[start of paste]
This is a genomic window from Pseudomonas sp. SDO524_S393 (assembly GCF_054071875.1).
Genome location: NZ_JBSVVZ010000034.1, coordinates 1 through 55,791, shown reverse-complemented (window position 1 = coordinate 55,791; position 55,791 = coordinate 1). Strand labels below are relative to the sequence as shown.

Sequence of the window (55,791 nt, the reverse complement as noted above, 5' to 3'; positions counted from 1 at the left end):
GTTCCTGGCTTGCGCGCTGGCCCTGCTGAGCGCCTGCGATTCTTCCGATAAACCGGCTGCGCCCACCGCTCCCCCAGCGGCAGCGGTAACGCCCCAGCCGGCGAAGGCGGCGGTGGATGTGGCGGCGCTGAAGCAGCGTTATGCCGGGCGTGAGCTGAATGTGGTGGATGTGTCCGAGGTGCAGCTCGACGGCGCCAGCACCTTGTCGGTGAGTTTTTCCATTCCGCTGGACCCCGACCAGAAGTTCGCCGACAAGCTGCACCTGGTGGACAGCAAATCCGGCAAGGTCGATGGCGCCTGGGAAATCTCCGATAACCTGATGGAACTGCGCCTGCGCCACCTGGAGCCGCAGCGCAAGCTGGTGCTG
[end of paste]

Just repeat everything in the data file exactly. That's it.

This is a genomic window from Pseudomonas sp. SDO524_S393 (assembly GCF_054071875.1).
Genome location: NZ_JBSVVZ010000034.1, coordinates 1 through 55,791, shown reverse-complemented (window position 1 = coordinate 55,791; position 55,791 = coordinate 1). Strand labels below are relative to the sequence as shown.

Sequence of the window (55,791 nt, the reverse complement as noted above, 5' to 3'; positions counted from 1 at the left end):
GTTCCTGGCTTGCGCGCTGGCCCTGCTGAGCGCCTGCGATTCTTCCGATAAACCGGCTGCGCCCACCGCTCCCCCAGCGGCAGCGGTAACGCCCCAGCCGGCGAAGGCGGCGGTGGATGTGGCGGCGCTGAAGCAGCGTTATGCCGGGCGTGAGCTGAATGTGGTGGATGTGTCCGAGGTGCAGCTCGACGGCGCCAGCACCTTGTCGGTGAGTTTTTCCATTCCGCTGGACCCCGACCAGAAGTTCGCCGACAAGCTGCACCTGGTGGACAGCAAATCCGGCAAGGTCGATGGCGCCTGGGAAATCTCCGATAACCTGATGGAACTGCGCCTGCGCCACCTGGAGCCGCAGCGCAAGCTGGTGCTG